Solutions to the 2008
AP Calculus BC Exam
Free Response Questions
(Form B)

Louis A. Talman
Department of Mathematical & Computer Sciences
Metropolitan State College of Denver

Part A

Problem 1.

a)

Acceleration is the time derivative of velocity, and velocity is .  Hence, the acceleration vector is .  When t = 4, acceleration is .

b)

y(0), the y-coordinate of position at time t = 0 satisfies .  Thus, because y(4) = 5, y(0) is given by .  We must integrate numerically:

We conclude that the y-coordinate of position at time t = 0 is about 1.601.

c)

Speed is the magnitude of velocity, or   We plot, and then solve numerically:

The first solution appears to be near t = 2.2.

Speed first reaches 3.5 when t is approximately 2.226.

d)

To find total distance, we integrate speed, which is given as in part c) of this problem.  The integration must be done numerically:

Total distance traveled over 0 ≤ t ≤ 4 is thus about 13.182.

Problem 2

a)

We integrate velocity to obtain distance traveled.  (The problem gives speed rather than velocity, but the given speed is never zero, and this guarantees that travel is unidirectional.  We take the positive direction to be the direction of travel.)  The integration must be done numerically:

The car travels 206.370 kilometers during the first two hours.

b)

We must find the value of   when t = 2.

Now we substitute appropriate values for x(2) and x'(2).  We obtained x(2) in part a), and we are given x'(t) = r(t).

The rate of change with respect to time of the number of liters of gasoline used by the car when t = 2 hours is 6 liters/hour.

c)

We must solve in order to find the time at which the car reaches 80 kilometers per hour:

The error message arises because Mathematica is thinking about complex solutions; we want real solutions, and Mathematica has found all of them.  We are interested only in t>0, so we ignore the negative solution.  We extract the positive solution:

When we have reached a speed of 80 kilometers per hour, the distance traveled is (in kilometers) is given by an integral, as in part a):

And the amount of fuel consumed up to that time is

We've consumed 0.537 liters of fuel at the moment speed reaches 80 kilometers/hour.

Problem 3

a)

We'll store the table and define a function named RiverDepth taking on appropriate values:

And here is the trapezoidal approximation of :

The area of the cross-section is approximately 115 square feet.

b)

We integrate area times volumetric flow with respect to time and divide by the length of the time interval to obtain the average volumetric flow:

Numerically, this is

Average volumetric flow from t = 0 to t = 120 is 1807.170 cubic feet per minute.

c)

Once again, we integrate depth from 0 to 24:

Based on this model, the area of the cross-section is 122.231 square feet.

d)

We must again integrate area times volumetric flow, this time using the area given by the model, and now with t varying over the interval from 40 to 60:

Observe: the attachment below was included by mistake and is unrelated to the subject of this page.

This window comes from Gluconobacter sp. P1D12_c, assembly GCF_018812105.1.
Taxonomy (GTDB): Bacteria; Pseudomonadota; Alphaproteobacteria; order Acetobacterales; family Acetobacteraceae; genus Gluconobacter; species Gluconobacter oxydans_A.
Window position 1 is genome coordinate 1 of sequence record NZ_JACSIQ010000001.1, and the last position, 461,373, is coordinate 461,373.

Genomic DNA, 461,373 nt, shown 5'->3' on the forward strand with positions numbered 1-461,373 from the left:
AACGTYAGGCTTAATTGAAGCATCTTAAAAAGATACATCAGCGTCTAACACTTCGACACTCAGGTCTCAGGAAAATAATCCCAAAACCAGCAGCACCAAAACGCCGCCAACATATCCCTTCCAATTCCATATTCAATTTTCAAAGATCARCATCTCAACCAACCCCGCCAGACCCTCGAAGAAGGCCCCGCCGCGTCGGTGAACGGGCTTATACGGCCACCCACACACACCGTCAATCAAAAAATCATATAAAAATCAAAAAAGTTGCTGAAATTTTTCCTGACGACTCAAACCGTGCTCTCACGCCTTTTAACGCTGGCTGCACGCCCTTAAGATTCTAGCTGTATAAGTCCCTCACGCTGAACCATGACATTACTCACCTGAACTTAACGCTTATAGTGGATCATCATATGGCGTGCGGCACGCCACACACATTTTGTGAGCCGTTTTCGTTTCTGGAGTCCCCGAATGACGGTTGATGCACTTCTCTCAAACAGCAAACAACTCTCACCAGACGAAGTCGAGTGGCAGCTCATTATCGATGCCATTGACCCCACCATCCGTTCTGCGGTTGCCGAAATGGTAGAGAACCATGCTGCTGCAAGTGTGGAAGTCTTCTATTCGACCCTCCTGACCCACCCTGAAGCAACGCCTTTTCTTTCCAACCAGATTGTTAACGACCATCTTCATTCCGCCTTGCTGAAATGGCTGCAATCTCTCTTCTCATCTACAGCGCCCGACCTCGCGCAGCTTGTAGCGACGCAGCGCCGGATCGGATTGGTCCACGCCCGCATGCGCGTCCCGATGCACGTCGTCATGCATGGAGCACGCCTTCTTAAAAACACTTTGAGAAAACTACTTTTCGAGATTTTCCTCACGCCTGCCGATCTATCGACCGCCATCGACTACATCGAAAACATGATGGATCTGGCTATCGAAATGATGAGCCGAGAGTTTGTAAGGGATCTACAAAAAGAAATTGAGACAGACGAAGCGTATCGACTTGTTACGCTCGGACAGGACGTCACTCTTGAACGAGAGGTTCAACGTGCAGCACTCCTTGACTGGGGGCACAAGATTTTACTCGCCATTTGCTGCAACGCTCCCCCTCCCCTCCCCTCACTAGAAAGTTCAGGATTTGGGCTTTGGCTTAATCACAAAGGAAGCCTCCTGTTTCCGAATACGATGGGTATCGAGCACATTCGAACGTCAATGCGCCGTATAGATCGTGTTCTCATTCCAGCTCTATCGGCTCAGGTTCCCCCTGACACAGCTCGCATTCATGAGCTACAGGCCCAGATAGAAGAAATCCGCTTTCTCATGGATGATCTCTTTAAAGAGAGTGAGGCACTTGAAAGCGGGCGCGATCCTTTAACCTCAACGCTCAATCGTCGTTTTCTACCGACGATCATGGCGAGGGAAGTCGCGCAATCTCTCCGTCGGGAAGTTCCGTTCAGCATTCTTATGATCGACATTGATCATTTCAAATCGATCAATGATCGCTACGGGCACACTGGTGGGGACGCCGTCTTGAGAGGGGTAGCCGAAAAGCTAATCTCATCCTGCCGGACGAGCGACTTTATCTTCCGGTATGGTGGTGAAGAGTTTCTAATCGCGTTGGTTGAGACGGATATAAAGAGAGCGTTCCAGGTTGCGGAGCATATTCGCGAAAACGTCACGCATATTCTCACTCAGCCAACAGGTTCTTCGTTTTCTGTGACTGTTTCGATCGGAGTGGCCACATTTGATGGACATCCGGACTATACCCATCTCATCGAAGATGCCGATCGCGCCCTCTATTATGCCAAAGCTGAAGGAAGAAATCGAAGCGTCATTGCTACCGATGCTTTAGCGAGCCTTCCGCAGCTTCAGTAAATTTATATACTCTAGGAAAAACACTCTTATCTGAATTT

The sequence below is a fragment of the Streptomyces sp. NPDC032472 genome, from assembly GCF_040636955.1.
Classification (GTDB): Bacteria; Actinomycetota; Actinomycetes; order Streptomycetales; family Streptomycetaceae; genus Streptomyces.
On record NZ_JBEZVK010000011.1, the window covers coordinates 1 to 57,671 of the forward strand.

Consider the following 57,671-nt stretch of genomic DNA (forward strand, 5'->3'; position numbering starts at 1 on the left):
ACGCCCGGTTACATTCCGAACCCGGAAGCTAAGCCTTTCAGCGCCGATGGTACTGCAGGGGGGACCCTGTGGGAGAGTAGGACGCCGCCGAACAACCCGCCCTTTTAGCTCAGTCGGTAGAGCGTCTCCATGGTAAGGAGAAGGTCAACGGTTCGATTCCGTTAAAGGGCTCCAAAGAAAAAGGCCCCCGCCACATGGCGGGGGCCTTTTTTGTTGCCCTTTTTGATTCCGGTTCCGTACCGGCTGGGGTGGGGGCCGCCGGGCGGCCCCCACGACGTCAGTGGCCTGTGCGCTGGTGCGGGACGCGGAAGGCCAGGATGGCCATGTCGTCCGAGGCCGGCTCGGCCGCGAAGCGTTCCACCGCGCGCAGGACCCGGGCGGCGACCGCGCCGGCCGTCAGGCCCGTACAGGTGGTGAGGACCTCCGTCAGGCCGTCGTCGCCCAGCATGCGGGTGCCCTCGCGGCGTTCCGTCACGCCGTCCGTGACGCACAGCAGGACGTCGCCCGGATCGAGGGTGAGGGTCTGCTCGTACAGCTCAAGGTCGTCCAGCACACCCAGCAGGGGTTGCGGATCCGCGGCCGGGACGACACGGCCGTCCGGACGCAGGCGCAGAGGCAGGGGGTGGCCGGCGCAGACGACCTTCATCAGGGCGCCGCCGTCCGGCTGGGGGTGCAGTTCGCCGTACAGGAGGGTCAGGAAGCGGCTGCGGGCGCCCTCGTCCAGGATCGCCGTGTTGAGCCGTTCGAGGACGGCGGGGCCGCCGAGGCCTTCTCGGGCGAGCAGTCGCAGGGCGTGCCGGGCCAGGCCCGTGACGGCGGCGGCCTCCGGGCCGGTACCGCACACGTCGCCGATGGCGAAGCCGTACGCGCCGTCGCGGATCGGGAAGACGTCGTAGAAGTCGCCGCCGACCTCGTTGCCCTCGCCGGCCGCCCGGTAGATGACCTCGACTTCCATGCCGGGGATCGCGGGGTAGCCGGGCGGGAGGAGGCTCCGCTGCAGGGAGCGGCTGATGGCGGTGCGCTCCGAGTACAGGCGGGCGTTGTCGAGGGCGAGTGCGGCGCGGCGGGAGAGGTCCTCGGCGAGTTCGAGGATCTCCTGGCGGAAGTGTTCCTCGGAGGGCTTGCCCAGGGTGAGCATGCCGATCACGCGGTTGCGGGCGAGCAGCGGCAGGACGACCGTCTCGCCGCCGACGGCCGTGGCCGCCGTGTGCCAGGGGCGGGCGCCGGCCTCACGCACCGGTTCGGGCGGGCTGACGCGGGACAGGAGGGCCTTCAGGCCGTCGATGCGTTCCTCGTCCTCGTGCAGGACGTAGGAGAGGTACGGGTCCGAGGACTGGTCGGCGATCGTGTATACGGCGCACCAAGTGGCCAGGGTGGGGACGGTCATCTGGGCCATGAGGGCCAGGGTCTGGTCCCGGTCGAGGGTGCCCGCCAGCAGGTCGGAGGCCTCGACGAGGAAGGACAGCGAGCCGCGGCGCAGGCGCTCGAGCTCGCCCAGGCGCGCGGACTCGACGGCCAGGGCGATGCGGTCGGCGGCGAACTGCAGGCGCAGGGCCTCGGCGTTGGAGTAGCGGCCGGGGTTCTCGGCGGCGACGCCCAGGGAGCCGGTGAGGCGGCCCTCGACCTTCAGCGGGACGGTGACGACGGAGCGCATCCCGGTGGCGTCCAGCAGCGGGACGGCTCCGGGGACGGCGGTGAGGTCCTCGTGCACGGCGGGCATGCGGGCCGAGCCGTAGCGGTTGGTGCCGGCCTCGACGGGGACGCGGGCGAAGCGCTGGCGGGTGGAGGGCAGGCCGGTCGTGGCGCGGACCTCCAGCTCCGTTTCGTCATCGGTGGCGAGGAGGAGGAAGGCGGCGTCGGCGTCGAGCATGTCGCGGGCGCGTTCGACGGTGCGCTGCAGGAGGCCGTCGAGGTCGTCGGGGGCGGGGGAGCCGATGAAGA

The average volumetric flow during the interval 40 ≤t≤60 is 2181.913 cubic feet per minute.  This value exceeds the given safety limit of 2100 cubic feet per minute, and indicates that water must be diverted.

Part B

Problem 4

a)

The curve crosses the x-axis at x = 0 and at x = k, and lies above the x-axis on the interval between the two when k > 0.  Hence the area of the region R is .  This area is 2 when , or when

b)

When the region R is rotated about the x-axis, it generates a volume given by .

c)

The perimeter P of R is given by .

Problem 5

a)

Inflection points occur at local extrema of g'.  There are two such on the given graph:  One at x = 1, and one at x = 4.

b)

From the picture, we see that g'(x) < 0 throughout the intervals [-3, -1) and (2, 6), while g'(x) > 0 throughout the intervals (-1, 2) and (6, 7].  Consequently g is decreasing on the intervals [-3, -1} and [2, 6], and is increasing on the intervals [-1,2] and [6, 7].  It follows that the absolute maximum value of g(x) must lie either at x = 2 where we pass from an interval where g increases to an interval where g decreases, or at one of the endpoints of the interval [-3, 7].

We are given g(2) = 5.  Making repeated use of the fact that the area of a triangle is one-half its altitude times its base, and that the Fundamental Theorem of Calculus guarantees us that , we find that and .  We now seee that gives the absolute maximum value for g(x) when -3≤x≤7.

c)

The average rate of change of g(x) on [-3, 7] is [g(7) - g(-3)]/[7 -(-3)].  In part b), above, we found that g(-3) = 15/2; g(7) = 3/2.  Thus, the average rate of change of g on [-3, 7] is (3/2 - 15/2)/(7+3) = -3/5.

d)

The average rate of change of g'(x) on [-3, 7] is [g'(7) - g'(-3)]/[7 - (-3)].  From the graph, we have g'(-3)=-4; g'(7) = 1.  Thus, the average rate of change of g' on [-3, 7] is [1 - (-4)]/(7 + 3)=1/2.

The Mean Value Theorem does not apply to the function g' on the interval [-3, 7], because the hypotheses of that theorem require that g''(x) exist for all values of x ∈(-3,7).  However g''(-1), g''(1), and g''(4) do not exist for this function.

Problem 6

a)

Using the geometric series to expand in powers of x, we have , whence the desired series expansion is .

b)

This series diverges when x = 1, because .  (In fact, the limit doesn't even exist.)

c)

We have .  Because we have (when |t|< 1),  it follows that (when |x| < 1).

d)

From part c) of this problem, we know that  .  The terms of this series are clearly decreasing in magnitude, so by the Alternating Series Test, we know that the magnitude of the error introduced by truncating the series is at most the magnitude of the first discarded term.  But , so the desired rational number A is given by

 Created by Wolfram Mathematica 6.0  (13 May 2008)